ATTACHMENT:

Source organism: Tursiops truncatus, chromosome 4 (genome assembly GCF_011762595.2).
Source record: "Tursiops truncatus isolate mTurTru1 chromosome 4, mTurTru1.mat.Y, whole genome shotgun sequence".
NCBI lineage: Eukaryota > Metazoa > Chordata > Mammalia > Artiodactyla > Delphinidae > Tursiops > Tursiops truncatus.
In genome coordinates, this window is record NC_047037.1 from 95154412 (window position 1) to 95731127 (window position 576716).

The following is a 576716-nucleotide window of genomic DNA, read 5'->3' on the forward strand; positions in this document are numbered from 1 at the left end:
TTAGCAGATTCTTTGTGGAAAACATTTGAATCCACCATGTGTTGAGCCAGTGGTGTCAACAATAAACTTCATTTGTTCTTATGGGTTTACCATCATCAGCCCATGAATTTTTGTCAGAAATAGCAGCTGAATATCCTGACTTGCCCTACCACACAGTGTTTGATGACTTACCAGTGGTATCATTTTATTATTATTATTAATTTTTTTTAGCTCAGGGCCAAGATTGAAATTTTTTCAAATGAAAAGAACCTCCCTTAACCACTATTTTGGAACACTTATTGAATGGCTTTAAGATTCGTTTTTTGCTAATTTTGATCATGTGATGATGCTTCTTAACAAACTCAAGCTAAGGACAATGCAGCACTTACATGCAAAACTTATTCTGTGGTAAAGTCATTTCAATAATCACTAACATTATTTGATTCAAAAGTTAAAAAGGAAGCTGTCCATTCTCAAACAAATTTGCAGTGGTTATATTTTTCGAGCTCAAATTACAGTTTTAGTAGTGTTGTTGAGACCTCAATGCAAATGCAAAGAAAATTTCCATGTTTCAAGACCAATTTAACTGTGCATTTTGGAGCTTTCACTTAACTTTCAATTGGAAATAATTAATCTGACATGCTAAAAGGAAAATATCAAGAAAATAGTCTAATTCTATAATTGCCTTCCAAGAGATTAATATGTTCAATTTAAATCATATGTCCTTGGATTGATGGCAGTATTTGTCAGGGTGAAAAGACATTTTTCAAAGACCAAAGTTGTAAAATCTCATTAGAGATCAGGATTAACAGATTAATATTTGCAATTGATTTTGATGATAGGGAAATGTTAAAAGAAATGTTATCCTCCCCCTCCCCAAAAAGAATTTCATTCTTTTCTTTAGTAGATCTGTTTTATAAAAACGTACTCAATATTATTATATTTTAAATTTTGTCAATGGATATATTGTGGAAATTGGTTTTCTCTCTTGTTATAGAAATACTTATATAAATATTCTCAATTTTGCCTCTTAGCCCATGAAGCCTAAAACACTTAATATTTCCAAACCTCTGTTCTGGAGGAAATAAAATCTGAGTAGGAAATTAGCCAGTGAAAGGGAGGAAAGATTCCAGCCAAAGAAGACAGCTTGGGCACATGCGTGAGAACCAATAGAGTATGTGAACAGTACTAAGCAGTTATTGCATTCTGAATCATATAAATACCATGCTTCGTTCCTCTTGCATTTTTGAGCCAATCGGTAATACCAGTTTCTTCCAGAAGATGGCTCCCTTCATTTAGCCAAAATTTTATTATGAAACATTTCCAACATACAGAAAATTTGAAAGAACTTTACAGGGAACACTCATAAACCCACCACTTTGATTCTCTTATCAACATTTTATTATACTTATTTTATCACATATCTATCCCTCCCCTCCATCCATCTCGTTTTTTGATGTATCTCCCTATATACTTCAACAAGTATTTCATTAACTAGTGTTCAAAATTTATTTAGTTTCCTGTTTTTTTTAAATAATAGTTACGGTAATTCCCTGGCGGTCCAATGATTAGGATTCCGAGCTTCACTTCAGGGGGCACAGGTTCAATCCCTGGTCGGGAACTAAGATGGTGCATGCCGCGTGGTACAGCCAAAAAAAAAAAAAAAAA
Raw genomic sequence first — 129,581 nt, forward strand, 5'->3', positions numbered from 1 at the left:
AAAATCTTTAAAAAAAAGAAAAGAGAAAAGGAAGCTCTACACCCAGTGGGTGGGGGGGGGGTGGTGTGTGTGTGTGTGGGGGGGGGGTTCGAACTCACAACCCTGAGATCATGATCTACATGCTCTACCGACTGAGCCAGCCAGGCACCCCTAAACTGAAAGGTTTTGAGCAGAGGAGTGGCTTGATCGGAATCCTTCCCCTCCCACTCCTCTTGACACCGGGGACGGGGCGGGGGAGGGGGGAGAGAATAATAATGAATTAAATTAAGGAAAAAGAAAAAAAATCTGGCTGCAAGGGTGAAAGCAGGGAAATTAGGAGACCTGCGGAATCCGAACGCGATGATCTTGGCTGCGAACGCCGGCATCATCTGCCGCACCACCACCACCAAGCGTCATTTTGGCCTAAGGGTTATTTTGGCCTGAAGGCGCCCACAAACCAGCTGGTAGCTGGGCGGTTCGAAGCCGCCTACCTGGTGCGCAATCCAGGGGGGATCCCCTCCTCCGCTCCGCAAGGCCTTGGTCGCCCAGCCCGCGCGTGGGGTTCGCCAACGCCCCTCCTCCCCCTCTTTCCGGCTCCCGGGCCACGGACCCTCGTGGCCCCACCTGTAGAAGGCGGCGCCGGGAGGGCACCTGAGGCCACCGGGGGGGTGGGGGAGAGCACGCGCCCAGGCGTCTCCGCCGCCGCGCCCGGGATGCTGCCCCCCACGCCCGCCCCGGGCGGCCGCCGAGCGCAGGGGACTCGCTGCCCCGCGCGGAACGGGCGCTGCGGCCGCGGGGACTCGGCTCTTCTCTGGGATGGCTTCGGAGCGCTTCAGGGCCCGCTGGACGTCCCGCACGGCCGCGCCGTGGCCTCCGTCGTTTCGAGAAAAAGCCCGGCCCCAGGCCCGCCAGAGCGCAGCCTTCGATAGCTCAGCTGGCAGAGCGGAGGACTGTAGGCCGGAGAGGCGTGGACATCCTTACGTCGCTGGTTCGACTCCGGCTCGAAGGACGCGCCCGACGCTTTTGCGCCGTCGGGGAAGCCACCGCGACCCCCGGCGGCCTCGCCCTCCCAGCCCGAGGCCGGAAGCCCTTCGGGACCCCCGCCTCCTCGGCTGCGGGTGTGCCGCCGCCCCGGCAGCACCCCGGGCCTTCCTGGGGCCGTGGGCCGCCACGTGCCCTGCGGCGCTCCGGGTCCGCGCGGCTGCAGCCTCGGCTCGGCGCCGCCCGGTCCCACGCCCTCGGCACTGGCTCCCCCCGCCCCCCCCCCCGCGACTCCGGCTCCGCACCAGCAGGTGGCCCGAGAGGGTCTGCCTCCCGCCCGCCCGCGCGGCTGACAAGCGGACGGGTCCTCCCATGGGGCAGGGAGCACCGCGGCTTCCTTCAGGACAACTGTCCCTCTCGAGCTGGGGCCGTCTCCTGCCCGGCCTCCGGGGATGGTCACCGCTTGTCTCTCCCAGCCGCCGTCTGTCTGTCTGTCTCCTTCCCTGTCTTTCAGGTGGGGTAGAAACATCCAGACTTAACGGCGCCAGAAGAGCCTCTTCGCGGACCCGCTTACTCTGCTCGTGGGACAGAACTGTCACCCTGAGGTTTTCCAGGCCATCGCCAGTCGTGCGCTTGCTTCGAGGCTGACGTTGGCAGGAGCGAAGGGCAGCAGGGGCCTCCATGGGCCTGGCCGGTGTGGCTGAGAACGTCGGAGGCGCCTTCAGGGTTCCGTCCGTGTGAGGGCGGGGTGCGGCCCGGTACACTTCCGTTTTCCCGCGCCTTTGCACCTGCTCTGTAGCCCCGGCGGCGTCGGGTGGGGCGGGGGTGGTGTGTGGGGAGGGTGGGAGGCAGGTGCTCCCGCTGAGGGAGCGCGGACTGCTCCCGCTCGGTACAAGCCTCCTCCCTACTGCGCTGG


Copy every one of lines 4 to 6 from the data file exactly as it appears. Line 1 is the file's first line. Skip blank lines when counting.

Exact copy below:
In genome coordinates, this window is record NC_047037.1 from 95154412 (window position 1) to 95731127 (window position 576716).

The following is a 576716-nucleotide window of genomic DNA, read 5'->3' on the forward strand; positions in this document are numbered from 1 at the left end:
TTAGCAGATTCTTTGTGGAAAACATTTGAATCCACCATGTGTTGAGCCAGTGGTGTCAACAATAAACTTCATTTGTTCTTATGGGTTTACCATCATCAGCCCATGAATTTTTGTCAGAAATAGCAGCTGAATATCCTGACTTGCCCTACCACACAGTGTTTGATGACTTACCAGTGGTATCATTTTATTATTATTATTAATTTTTTTTAGCTCAGGGCCAAGATTGAAATTTTTTCAAATGAAAAGAACCTCCCTTAACCACTATTTTGGAACACTTATTGAATGGCTTTAAGATTCGTTTTTTGCTAATTTTGATCATGTGATGATGCTTCTTAACAAACTCAAGCTAAGGACAATGCAGCACTTACATGCAAAACTTATTCTGTGGTAAAGTCATTTCAATAATCACTAACATTATTTGATTCAAAAGTTAAAAAGGAAGCTGTCCATTCTCAAACAAATTTGCAGTGGTTATATTTTTCGAGCTCAAATTACAGTTTTAGTAGTGTTGTTGAGACCTCAATGCAAATGCAAAGAAAATTTCCATGTTTCAAGACCAATTTAACTGTGCATTTTGGAGCTTTCACTTAACTTTCAATTGGAAATAATTAATCTGACATGCTAAAAGGAAAATATCAAGAAAATAGTCTAATTCTATAATTGCCTTCCAAGAGATTAATATGTTCAATTTAAATCATATGTCCTTGGATTGATGGCAGTATTTGTCAGGGTGAAAAGACATTTTTCAAAGACCAAAGTTGTAAAATCTCATTAGAGATCAGGATTAACAGATTAATATTTGCAATTGATTTTGATGATAGGGAAATGTTAAAAGAAATGTTATCCTCCCCCTCCCCAAAAAGAATTTCATTCTTTTCTTTAGTAGATCTGTTTTATAAAAACGTACTCAATATTATTATATTTTAAATTTTGTCAATGGATATATTGTGGAAATTGGTTTTCTCTCTTGTTATAGAAATACTTATATAAATATTCTCAATTTTGCCTCTTAGCCCATGAAGCCTAAAACACTTAATATTTCCAAACCTCTGTTCTGGAGGAAATAAAATCTGAGTAGGAAATTAGCCAGTGAAAGGGAGGAAAGATTCCAGCCAAAGAAGACAGCTTGGGCACATGCGTGAGAACCAATAGAGTATGTGAACAGTACTAAGCAGTTATTGCATTCTGAATCATATAAATACCATGCTTCGTTCCTCTTGCATTTTTGAGCCAATCGGTAATACCAGTTTCTTCCAGAAGATGGCTCCCTTCATTTAGCCAAAATTTTATTATGAAACATTTCCAACATACAGAAAATTTGAAAGAACTTTACAGGGAACACTCATAAACCCACCACTTTGATTCTCTTATCAACATTTTATTATACTTATTTTATCACATATCTATCCCTCCCCTCCATCCATCTCGTTTTTTGATGTATCTCCCTATATACTTCAACAAGTATTTCATTAACTAGTGTTCAAAATTTATTTAGTTTCCTGTTTTTTTTAAATAATAGTTACGGTAATTCCCTGGCGGTCCAATGATTAGGATTCCGAGCTTCACTTCAGGGGGCACAGGTTCAATCCCTGGTCGGGAACTAAGATGGTGCATGCCGCGTGGTACAGCCAAAAAAAAAAAAAAAAA